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Alexander G. Clark, Sr.: Iowa’s Martin Luther King, Jr. February 19, 2010

Posted by Wapello Warbler in History.
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Alexander G. Clark

Alexander G. Clark, Sr.

The man you see on the left is Alexander G. Clark, Sr., who recruited and led a regiment of black soldiers during the Civil War and who successfully challenged Iowa’s denial of the vote to black citizens and the Muscatine school board’s policy of separate schools for black children.

Born in Pennsylvania in 1826, Clark trained as a barber before moving to Muscatine in 1842. Although slavery was forbidden, Iowa had some of the most restrictive “black laws” of any free state. Clark worked unsuccessfully for the repeal of those laws.

During the state’s constitutional convention in 1857, the issue of whether men of color would be allowed to vote was a key point of contention. Although Clark worked hard against it, the constitution limited the vote to whites.

Things began to change with the Civil War. Initially, Clark’s desire to recruit a black regiment was discouraged; but, after Lincoln’s Emancipation Proclamation of 1863, he was permitted to proceed and recruited and formed the 1st Iowa Volunteers of African Descent (later designated the 60th Regiment Infantry, United States Colored Troops) and was chosen as the regiment’s sergeant-major.

After the war, Clark resumed his efforts to eliminate racial qualifications for the vote. Arguing that “He who is worthy to be trusted with the musket can and ought to be trusted with the ballot.” Clark urged the people of Iowa simply to delete the word “white” from the list of voter qualifications. Iowa’s voters did so in an 1868 referendum.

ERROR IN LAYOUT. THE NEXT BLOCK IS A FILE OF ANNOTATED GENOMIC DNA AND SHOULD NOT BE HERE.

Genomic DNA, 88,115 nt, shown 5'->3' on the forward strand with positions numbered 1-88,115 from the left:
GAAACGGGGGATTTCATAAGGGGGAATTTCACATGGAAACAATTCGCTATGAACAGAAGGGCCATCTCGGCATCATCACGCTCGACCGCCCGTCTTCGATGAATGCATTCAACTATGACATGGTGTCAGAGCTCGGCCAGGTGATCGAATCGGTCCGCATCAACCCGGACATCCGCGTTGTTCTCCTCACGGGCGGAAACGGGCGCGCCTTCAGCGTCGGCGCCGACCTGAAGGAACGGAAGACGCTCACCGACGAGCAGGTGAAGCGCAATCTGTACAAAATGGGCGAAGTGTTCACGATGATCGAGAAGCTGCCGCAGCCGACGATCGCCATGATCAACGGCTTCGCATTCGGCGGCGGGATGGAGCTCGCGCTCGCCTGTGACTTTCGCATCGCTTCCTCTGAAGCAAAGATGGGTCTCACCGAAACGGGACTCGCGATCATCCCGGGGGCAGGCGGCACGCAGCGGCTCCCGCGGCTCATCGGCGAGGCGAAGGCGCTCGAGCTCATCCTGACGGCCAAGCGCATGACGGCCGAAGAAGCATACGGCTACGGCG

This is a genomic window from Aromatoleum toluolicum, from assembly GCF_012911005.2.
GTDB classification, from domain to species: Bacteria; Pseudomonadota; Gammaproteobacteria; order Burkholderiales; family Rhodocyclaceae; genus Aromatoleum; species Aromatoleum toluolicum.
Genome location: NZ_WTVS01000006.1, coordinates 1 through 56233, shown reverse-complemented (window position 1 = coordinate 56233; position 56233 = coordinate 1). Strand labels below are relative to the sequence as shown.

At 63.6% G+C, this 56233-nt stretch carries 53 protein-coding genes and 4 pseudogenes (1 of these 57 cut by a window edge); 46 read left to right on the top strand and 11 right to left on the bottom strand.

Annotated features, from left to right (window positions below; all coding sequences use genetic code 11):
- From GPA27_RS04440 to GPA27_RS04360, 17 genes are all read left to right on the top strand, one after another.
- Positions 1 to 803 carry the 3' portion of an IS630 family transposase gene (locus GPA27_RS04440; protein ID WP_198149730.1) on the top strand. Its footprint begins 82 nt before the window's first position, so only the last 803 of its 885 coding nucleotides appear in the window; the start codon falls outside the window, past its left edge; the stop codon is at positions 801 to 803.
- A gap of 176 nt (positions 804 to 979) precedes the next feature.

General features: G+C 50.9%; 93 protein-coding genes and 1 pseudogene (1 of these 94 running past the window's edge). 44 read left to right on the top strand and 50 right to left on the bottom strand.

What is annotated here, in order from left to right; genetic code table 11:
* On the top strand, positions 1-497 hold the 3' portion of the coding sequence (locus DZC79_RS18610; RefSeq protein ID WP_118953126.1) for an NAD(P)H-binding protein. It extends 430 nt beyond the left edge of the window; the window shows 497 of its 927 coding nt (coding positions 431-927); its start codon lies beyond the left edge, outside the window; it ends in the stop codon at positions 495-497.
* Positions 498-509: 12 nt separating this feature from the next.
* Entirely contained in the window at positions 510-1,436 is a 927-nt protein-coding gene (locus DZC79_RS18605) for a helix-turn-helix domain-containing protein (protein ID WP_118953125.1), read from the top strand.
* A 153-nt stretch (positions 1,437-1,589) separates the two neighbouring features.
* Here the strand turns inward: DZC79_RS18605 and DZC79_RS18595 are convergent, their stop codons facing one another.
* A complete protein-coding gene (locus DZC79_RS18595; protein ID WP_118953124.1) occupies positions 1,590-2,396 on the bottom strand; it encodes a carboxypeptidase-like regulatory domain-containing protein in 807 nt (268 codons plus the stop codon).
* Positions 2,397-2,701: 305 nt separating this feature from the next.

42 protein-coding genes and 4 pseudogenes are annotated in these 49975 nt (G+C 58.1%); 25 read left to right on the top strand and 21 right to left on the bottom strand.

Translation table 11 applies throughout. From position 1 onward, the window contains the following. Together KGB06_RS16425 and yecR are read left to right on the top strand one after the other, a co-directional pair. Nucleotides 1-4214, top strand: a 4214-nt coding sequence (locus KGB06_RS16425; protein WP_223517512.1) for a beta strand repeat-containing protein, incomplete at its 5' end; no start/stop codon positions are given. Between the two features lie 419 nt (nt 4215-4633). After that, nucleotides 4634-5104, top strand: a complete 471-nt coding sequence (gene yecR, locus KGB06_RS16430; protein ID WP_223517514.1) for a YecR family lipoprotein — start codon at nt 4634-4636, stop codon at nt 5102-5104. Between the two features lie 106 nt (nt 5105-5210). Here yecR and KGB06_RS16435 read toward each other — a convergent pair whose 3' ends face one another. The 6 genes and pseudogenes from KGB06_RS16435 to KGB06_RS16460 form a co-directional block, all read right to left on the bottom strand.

About the same time, Clark was also engaged in a suit against the Muscatine school system because his daughter could not attend the white school in her neighborhood.

When the judge ruled in Clark’s favor, the school board appealed, but the ruling was upheld by the State Supreme Court, which stated that the constitution of 1857 created a state board of education that was required to “provide for the education of all the youths of the State, through a system of common schools.” Requiring black students to attend a separate school violated the law which “expressly gives the same rights to all the youths.”

Clark went on to publish a newspaper that gave voice to black Americans. He also attended the University of Iowa’s Law School and became the second black graduate. His son was the first.

In 1890 Clark was appointed ambassador to Liberia. He died there in 1891.

You can read more about Alexander Clark in this prize winning essay by Stephen J. Frese.

My thanks to “Tim,” a reader who dropped me an email about two programs that will be part of Muscatine’s Alexander G. Clark week and in the process interested me in Clark’s story. You can read about the programs here and here.

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